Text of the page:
For sponsors utilizing a data monitoring committee in their trial designs to monitor for emerging safety signals, lack of effect, and/or futility of treatment, understanding data monitoring committee conflict of interest limitations is important to ensuring an objective view of the data from a trial. Where we see these conflict of interest considerations put to the test most often is in rare disease trials where the available pool of informed experts can be just as small as the patient populations under study. As explained in FDA’s final guidance for industry on this topic, core considerations for avoiding potential conflicts of interest in data monitoring committee member selection include:
- Financial interests. Here, careful consideration must be given to whether any prospective committee member holds ownership interests in the sponsor entity or stands in a position to benefit financially from the outcome of the trial. This can include equity or stock interests, employee or temporary employee status, paid consulting or advisory board relationships with the sponsor, prior research funding from an institution involved in the study, whose product is being evaluated in the study or competes with a product being evaluated in the study, among other things. FDA generally recommends against appointing any committee members with ongoing financial relationships to the trial’s sponsor.
- Other roles in the trial. Those individuals entering subjects into and conducting a trial stand in a considerable conflict position given their knowledge of interim data emerging from subjects at their trial site which could influence the recruitment or monitoring trends of those individuals for the trial. As such, FDA generally recommends against appointing any committee member who is serving as an investigator in the trial the data monitoring committee would oversee. Additionally, FDA disfavors appointment of any members that have had input into the design of the trial or are involved in the conduct of the trial in any other role for similar reasons.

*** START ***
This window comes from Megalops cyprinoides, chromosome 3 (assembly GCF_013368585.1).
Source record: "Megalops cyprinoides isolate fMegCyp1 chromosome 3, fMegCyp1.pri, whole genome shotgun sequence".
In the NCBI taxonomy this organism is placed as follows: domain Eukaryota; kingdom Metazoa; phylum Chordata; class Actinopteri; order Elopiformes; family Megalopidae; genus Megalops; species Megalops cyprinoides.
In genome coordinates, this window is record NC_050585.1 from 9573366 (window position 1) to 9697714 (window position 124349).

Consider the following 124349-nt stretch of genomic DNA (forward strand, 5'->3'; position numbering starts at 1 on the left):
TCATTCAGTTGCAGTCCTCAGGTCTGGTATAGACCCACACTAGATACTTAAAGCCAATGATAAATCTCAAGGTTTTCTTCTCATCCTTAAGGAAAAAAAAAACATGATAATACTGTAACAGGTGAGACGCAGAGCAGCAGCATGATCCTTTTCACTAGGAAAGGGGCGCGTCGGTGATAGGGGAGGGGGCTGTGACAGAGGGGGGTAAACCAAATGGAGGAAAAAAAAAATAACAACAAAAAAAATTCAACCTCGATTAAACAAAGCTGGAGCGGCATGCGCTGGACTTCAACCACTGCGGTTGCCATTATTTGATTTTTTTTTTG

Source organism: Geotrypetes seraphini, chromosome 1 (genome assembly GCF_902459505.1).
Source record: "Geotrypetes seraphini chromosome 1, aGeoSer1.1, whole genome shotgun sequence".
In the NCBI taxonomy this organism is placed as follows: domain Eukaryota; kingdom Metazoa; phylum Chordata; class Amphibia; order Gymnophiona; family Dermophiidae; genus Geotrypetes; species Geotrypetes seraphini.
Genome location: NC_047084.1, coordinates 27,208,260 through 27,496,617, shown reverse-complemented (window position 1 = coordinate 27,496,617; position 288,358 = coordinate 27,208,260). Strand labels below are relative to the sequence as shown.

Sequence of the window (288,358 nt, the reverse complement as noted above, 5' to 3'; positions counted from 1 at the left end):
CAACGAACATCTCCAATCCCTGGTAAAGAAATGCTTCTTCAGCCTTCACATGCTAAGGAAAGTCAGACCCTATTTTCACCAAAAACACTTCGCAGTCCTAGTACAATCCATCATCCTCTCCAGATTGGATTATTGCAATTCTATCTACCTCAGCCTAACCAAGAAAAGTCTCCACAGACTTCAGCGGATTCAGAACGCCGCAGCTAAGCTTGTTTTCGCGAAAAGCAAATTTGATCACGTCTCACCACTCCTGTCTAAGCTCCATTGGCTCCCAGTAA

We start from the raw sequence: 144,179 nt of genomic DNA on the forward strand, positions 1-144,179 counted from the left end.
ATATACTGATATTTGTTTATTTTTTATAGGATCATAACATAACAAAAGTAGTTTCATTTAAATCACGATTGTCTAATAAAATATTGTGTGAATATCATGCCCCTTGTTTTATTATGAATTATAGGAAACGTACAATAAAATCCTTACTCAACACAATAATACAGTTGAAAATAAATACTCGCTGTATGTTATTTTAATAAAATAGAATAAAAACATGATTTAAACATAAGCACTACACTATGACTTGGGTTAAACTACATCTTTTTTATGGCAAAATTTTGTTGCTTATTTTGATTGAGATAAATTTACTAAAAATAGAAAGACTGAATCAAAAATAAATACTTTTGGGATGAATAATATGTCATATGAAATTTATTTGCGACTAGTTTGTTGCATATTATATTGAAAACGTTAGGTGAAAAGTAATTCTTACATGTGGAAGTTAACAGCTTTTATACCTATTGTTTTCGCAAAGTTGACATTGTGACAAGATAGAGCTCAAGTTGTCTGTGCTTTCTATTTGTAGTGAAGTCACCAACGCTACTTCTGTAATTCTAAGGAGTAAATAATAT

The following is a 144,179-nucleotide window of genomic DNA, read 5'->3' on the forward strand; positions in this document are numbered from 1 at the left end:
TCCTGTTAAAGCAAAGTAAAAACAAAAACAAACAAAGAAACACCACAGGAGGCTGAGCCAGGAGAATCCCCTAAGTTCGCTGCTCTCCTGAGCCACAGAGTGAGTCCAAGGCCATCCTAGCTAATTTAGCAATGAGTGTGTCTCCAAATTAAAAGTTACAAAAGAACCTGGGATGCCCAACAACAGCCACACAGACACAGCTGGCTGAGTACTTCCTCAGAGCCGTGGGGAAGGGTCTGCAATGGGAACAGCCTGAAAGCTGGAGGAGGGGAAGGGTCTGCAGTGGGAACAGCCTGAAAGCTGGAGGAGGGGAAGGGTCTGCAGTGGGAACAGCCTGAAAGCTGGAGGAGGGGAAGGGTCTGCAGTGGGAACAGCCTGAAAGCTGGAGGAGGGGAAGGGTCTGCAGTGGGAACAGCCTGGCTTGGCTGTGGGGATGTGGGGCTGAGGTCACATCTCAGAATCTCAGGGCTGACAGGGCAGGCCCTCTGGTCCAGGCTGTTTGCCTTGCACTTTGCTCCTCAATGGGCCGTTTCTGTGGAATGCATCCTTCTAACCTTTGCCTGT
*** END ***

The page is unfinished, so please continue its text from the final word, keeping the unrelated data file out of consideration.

- Intellectual conflicts. Perhaps most challenging to evaluate and navigate in rare disease trials is the risk to objectivity that strongly held views of prospective data monitoring committee members could play in their ability to review the data in a fully objective manner. This could include prospective committee members with strong views on the relative merits of the intervention under study vs. others under development. Additionally, FDA recommends against appointing committee members with strong relationships to or personal differences with trial investigators or to sponsor employees which are likely to cloud their objectivity.
FDA recognizes the tension that sponsors must navigate between placing a high value on independence and avoidance of conflicts of interest in the composition of its data monitoring committees, on the one hand, and understanding the importance of a well-informed data monitoring committee to the effective oversight of emerging data from a trial, on the other. While there is no one-size-fits all approach, data monitoring committee charters and sponsor conflict of interest policies can be helpful in this regard to establish and document the sponsor’s limitations on engagement and interaction with the committee and vice versa. The more interconnected the sponsor-developer and investigator communities become, the more challenging it may become for sponsors, particularly those in the rare disease space, to ensure the objectivity of its data monitoring committees.